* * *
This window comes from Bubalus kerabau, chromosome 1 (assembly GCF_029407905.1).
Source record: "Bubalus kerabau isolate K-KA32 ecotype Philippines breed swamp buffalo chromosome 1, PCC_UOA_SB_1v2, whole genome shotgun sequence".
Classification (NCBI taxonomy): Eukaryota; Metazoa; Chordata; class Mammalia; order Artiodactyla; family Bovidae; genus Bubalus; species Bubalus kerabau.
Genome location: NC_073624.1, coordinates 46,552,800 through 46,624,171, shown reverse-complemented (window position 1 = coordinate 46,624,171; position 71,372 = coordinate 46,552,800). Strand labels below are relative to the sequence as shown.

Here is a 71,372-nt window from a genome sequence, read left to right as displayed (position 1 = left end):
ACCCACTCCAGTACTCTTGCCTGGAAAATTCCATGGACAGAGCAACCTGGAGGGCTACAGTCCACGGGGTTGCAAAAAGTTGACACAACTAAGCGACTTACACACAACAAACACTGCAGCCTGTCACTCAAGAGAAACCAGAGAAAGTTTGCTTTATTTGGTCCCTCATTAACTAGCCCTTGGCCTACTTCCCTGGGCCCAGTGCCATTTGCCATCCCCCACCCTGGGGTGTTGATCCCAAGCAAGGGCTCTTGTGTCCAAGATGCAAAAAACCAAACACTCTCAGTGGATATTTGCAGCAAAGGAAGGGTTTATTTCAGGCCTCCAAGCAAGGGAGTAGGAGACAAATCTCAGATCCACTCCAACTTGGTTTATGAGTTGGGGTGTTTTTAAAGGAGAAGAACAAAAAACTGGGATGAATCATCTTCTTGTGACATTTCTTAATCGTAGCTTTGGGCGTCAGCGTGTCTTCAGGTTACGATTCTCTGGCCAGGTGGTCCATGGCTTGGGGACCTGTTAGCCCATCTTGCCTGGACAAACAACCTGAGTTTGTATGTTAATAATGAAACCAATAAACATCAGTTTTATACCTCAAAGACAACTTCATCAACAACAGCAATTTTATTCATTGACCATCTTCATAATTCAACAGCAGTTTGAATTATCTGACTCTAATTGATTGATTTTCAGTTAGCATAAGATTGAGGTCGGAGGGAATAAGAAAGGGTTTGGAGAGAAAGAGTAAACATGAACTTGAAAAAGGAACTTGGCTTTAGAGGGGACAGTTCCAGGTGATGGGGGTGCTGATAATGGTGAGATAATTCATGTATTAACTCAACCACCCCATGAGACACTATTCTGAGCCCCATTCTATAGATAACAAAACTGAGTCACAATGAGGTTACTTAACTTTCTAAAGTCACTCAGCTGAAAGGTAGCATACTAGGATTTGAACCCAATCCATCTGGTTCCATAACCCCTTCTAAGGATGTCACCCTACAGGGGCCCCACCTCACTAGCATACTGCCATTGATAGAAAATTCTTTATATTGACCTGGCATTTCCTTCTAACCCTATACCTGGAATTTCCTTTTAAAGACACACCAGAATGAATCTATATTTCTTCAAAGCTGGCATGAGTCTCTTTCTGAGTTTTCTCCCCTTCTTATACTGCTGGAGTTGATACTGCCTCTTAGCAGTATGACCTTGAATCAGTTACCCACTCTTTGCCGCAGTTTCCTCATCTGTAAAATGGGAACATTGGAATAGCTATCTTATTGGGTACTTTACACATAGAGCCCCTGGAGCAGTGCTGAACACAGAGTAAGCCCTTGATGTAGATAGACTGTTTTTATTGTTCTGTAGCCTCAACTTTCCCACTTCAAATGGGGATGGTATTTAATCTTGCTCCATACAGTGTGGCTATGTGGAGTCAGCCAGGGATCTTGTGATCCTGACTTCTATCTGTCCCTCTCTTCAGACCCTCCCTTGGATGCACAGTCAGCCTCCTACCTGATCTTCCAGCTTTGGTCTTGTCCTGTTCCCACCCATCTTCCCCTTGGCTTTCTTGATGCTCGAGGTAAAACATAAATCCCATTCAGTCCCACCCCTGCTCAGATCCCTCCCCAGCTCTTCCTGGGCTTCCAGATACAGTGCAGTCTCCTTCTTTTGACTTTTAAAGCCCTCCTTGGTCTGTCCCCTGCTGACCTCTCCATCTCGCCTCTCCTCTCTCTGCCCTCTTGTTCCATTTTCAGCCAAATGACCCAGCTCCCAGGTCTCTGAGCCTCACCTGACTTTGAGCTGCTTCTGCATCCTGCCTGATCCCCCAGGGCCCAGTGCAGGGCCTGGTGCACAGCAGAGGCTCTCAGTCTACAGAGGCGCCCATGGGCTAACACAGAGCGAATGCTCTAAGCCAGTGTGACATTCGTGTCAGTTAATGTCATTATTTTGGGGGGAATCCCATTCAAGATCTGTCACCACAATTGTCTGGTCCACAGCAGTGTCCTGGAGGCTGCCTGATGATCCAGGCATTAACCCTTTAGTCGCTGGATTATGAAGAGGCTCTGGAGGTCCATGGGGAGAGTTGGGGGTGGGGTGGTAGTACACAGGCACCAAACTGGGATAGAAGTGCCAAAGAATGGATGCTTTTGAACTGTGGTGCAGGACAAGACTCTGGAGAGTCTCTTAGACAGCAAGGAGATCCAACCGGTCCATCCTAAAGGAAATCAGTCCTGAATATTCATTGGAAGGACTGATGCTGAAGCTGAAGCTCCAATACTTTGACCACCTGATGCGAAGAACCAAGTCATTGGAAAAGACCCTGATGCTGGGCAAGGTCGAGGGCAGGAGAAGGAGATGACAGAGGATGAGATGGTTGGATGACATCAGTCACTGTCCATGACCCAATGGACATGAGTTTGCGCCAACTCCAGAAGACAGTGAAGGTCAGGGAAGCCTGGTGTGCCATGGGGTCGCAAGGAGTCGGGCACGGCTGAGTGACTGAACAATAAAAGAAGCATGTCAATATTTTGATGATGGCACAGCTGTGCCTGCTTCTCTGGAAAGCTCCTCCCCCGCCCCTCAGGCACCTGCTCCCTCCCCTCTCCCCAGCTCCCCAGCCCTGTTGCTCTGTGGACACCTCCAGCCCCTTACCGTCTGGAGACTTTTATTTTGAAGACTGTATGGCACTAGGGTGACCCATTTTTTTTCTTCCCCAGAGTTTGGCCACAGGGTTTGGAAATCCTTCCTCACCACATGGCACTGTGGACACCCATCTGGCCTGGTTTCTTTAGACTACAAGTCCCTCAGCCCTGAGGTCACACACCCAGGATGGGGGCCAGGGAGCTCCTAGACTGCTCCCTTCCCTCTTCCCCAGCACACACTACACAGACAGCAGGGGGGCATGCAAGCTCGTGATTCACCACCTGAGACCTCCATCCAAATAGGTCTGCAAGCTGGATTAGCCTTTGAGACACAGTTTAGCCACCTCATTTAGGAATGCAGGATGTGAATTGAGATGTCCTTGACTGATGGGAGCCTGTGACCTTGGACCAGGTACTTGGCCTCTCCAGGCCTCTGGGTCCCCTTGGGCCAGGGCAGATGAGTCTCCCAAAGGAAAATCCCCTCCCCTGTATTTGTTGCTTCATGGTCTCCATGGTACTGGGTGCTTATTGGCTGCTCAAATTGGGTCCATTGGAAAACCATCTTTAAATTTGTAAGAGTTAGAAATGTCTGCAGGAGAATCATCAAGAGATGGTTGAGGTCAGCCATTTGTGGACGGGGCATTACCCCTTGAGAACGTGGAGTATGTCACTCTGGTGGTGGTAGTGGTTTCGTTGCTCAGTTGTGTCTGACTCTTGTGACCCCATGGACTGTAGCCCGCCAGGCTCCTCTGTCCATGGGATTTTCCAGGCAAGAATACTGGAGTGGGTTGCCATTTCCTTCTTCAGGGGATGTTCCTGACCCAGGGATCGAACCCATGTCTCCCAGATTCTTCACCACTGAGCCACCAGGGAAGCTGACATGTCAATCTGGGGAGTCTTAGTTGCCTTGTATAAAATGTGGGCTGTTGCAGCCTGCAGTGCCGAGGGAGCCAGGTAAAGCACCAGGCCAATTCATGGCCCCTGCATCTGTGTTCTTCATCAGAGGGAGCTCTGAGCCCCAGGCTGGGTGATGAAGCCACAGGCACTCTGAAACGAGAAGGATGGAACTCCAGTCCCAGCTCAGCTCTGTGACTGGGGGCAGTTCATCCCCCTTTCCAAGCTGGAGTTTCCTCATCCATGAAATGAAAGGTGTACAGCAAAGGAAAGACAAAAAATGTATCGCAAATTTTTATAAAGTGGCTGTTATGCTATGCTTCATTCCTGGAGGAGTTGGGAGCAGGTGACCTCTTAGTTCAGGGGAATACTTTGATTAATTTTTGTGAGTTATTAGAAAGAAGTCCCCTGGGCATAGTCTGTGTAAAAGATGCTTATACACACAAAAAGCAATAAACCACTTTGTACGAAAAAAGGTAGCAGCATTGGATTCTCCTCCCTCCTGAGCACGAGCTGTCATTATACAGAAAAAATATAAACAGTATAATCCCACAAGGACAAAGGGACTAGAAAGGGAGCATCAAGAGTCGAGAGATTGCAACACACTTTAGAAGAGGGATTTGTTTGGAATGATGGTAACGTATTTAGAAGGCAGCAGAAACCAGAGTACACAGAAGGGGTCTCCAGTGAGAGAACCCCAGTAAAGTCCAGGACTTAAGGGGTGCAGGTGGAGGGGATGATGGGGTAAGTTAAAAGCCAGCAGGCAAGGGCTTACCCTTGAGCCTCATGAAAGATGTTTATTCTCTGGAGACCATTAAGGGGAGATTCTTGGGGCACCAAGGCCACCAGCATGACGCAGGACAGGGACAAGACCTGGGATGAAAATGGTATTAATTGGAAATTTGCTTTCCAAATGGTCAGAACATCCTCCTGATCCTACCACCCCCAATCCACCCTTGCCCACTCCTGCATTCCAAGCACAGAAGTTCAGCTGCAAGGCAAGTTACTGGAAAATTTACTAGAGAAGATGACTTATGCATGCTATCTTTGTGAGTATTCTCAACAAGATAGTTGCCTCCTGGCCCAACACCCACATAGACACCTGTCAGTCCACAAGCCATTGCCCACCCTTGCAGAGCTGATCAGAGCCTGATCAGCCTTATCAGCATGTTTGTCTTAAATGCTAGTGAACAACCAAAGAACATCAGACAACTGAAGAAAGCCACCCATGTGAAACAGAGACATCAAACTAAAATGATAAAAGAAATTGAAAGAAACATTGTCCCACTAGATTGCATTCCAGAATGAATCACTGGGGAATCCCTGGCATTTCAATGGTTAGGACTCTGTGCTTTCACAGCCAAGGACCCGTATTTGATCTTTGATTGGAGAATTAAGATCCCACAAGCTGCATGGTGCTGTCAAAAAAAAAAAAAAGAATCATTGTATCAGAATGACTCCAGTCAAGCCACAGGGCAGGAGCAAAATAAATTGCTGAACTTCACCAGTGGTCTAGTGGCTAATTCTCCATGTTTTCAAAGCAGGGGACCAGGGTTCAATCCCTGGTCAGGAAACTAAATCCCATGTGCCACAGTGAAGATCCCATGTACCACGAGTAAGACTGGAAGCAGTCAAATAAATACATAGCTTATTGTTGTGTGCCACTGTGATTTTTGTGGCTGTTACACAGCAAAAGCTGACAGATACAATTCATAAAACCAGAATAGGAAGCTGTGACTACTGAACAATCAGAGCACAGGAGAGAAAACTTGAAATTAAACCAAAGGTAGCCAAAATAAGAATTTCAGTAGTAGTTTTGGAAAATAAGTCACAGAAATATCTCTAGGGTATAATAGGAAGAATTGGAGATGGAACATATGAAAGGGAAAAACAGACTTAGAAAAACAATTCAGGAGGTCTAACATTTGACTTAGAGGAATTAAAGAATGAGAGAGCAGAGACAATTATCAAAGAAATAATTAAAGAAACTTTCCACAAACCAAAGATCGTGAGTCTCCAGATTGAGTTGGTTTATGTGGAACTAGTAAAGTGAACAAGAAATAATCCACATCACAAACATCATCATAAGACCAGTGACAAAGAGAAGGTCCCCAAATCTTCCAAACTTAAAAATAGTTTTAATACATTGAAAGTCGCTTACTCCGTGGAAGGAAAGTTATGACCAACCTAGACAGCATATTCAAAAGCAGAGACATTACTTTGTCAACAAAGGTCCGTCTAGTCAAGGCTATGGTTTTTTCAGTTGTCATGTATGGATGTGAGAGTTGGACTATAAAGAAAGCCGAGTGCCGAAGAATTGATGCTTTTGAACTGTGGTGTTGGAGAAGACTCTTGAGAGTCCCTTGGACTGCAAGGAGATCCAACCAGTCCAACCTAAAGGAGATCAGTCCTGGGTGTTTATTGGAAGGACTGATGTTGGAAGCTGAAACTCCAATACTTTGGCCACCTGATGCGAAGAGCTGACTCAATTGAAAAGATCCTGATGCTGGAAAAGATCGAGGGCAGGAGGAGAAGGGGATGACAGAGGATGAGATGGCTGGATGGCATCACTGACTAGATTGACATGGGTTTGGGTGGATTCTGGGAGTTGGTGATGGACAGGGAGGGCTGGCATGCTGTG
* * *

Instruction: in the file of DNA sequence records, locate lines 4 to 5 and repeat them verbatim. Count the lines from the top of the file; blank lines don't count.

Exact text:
Genome location: NC_073624.1, coordinates 46,552,800 through 46,624,171, shown reverse-complemented (window position 1 = coordinate 46,624,171; position 71,372 = coordinate 46,552,800). Strand labels below are relative to the sequence as shown.

Here is a 71,372-nt window from a genome sequence, read left to right as displayed (position 1 = left end):